It’s definitely fall here in Central Alberta. The leaves started changing in the last week, and there’s a noticeable nip in the air (in fact, we had a frost warning last night, although I’m not sure we actually got any frost). Summer kind of went by in one big haze – I imagine it did for a lot of us. Summer has a certain rhythm – for us it’s normally lots of festivals and day trips. This year, of course none of those happened, so it all floated by, a bit like a dream.
What I did find myself doing this summer, if I look back on it, is I tackled some projects that challenged me. Things I hadn’t done before, or things I hadn’t done in a very long time. With COVID and such disruption, I found myself drawn to projects that required a lot of concentration. Things that challenged me. Things that I was unsure how to make and had to figure out. To be honest, my regular fervent knitting took a bit of a back seat, and as some of you know I also design patterns, which also definitely took a back seat, although I have had several patterns in the works for months.
Truthfully, learning new skills (something I talked about in a previous post) has been much needed for me the past few months. I’m glad I started down that road, because I imagine things will seem hazy and weird for some time to come.
Tour de Fleece 2.0
I participated in TdF during its earlier run, but with the race rescheduled, another version took place. Since I didn’t get the yardage for the sweater I wanted during 1.0, I jumped on the train for 2.0, which just started on August 29. I’m determined to knit the Derwent sweater by Sarah Cooke come hell or high water, but I pivoted a bit. Having spun an inordinate number of 3 ply yarns this year, I decided to stick with a 2 ply, even if it’s not necessarily the best choice for a cable knit (it’ll be fine though). I’ve spun 5 separate 3 ply spins this year and I’m kinda burned out on them to be honest.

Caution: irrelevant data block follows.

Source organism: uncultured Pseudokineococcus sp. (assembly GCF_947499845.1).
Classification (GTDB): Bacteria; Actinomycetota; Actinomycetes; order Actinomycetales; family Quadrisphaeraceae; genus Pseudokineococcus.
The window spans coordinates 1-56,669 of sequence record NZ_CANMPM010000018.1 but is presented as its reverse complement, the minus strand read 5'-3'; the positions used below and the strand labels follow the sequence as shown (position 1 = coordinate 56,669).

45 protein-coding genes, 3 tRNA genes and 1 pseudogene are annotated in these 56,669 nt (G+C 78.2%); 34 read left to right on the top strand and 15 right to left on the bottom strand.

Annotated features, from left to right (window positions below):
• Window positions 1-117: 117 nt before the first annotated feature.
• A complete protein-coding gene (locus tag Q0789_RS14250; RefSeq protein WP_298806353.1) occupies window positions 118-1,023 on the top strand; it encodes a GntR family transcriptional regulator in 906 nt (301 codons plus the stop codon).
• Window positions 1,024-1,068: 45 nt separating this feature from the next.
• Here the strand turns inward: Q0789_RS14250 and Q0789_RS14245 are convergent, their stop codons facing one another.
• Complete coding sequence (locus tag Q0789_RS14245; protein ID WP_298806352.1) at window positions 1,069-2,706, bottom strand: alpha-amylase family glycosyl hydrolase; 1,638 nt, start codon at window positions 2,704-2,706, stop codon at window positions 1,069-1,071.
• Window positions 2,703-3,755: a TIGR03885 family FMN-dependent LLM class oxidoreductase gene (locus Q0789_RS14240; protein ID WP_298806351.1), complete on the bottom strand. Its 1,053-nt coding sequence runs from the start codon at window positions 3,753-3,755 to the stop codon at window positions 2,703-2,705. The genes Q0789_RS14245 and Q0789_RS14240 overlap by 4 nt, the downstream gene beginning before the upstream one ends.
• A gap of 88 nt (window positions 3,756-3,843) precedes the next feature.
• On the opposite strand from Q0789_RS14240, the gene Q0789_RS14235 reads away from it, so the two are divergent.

And instead of creating a blend, I went with a straight single source wool – some Tunis I have had in my stash, sourced from a farm about 2.5 hours south of me. So in the last week of August before the race started I carded up about half (or a little less) of what I think I’ll need on my drum carder, and as I run out I’ll card up more.
This Tunis is just heaven though – it’s toothy and silky at the same time, and has an absolutely drool-worthy bounce and loftiness to it. I haven’t spun Tunis in a while and I forgot how much I really love this wool. I have more than enough for this sweater, and I think I’ll have enough for another as well.
Normally I’d dye a white wool for a sweater project, but because of the lovely natural creaminess of Tunis, I may just keep this one its natural colour. For a heavily cabled sweater like Derwent I think it’ll be a lovely finished project as-is.
The 7 Year Weave
I was so happy when I finally wound this project off the loom. Since I didn’t plan any of it – the stripes or which fibres I was using where – I had no idea what the final result would look like. It ended up being an unintentional plaid and I’m just over the moon with it.
Not knowing if I’d want to chop it up and sew it, I also hemstitched it, and I’m glad I did because there’s no way I’m cutting this thing. It’s a good size for a table runner, and I think that’s what it’ll be come (it’s also a good size for a large shawl!).